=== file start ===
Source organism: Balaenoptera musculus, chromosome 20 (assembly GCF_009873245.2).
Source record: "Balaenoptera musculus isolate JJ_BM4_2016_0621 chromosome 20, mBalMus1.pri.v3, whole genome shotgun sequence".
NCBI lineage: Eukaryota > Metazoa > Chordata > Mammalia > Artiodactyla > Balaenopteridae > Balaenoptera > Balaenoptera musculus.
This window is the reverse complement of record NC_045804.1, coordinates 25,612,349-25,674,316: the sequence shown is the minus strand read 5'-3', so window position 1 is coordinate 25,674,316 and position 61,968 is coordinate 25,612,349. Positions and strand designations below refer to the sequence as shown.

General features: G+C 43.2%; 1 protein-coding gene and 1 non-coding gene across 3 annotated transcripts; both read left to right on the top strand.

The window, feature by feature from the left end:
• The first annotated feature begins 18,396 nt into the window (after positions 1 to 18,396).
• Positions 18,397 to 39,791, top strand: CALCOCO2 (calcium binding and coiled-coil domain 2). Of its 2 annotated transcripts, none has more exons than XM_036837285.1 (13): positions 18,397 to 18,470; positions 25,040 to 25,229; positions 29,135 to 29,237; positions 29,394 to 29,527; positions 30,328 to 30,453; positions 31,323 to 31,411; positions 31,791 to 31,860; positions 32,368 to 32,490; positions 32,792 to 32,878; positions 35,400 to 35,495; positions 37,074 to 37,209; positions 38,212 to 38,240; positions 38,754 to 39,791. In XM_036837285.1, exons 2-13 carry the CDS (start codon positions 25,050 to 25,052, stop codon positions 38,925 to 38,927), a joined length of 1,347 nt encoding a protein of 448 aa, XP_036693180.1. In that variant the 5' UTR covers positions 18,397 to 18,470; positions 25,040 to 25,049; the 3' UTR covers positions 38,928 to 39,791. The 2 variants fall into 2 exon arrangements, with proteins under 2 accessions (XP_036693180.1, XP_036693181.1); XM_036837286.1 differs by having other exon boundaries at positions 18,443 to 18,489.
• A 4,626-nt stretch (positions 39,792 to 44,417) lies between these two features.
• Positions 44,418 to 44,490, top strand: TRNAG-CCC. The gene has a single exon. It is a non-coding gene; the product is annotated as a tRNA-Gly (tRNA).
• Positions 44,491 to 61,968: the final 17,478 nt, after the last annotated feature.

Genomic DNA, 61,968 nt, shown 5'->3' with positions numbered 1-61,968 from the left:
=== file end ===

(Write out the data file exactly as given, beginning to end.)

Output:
Source organism: Balaenoptera musculus, chromosome 20 (assembly GCF_009873245.2).
Source record: "Balaenoptera musculus isolate JJ_BM4_2016_0621 chromosome 20, mBalMus1.pri.v3, whole genome shotgun sequence".
NCBI lineage: Eukaryota > Metazoa > Chordata > Mammalia > Artiodactyla > Balaenopteridae > Balaenoptera > Balaenoptera musculus.
This window is the reverse complement of record NC_045804.1, coordinates 25,612,349-25,674,316: the sequence shown is the minus strand read 5'-3', so window position 1 is coordinate 25,674,316 and position 61,968 is coordinate 25,612,349. Positions and strand designations below refer to the sequence as shown.

General features: G+C 43.2%; 1 protein-coding gene and 1 non-coding gene across 3 annotated transcripts; both read left to right on the top strand.

The window, feature by feature from the left end:
• The first annotated feature begins 18,396 nt into the window (after positions 1 to 18,396).
• Positions 18,397 to 39,791, top strand: CALCOCO2 (calcium binding and coiled-coil domain 2). Of its 2 annotated transcripts, none has more exons than XM_036837285.1 (13): positions 18,397 to 18,470; positions 25,040 to 25,229; positions 29,135 to 29,237; positions 29,394 to 29,527; positions 30,328 to 30,453; positions 31,323 to 31,411; positions 31,791 to 31,860; positions 32,368 to 32,490; positions 32,792 to 32,878; positions 35,400 to 35,495; positions 37,074 to 37,209; positions 38,212 to 38,240; positions 38,754 to 39,791. In XM_036837285.1, exons 2-13 carry the CDS (start codon positions 25,050 to 25,052, stop codon positions 38,925 to 38,927), a joined length of 1,347 nt encoding a protein of 448 aa, XP_036693180.1. In that variant the 5' UTR covers positions 18,397 to 18,470; positions 25,040 to 25,049; the 3' UTR covers positions 38,928 to 39,791. The 2 variants fall into 2 exon arrangements, with proteins under 2 accessions (XP_036693180.1, XP_036693181.1); XM_036837286.1 differs by having other exon boundaries at positions 18,443 to 18,489.
• A 4,626-nt stretch (positions 39,792 to 44,417) lies between these two features.
• Positions 44,418 to 44,490, top strand: TRNAG-CCC. The gene has a single exon. It is a non-coding gene; the product is annotated as a tRNA-Gly (tRNA).
• Positions 44,491 to 61,968: the final 17,478 nt, after the last annotated feature.

Genomic DNA, 61,968 nt, shown 5'->3' with positions numbered 1-61,968 from the left: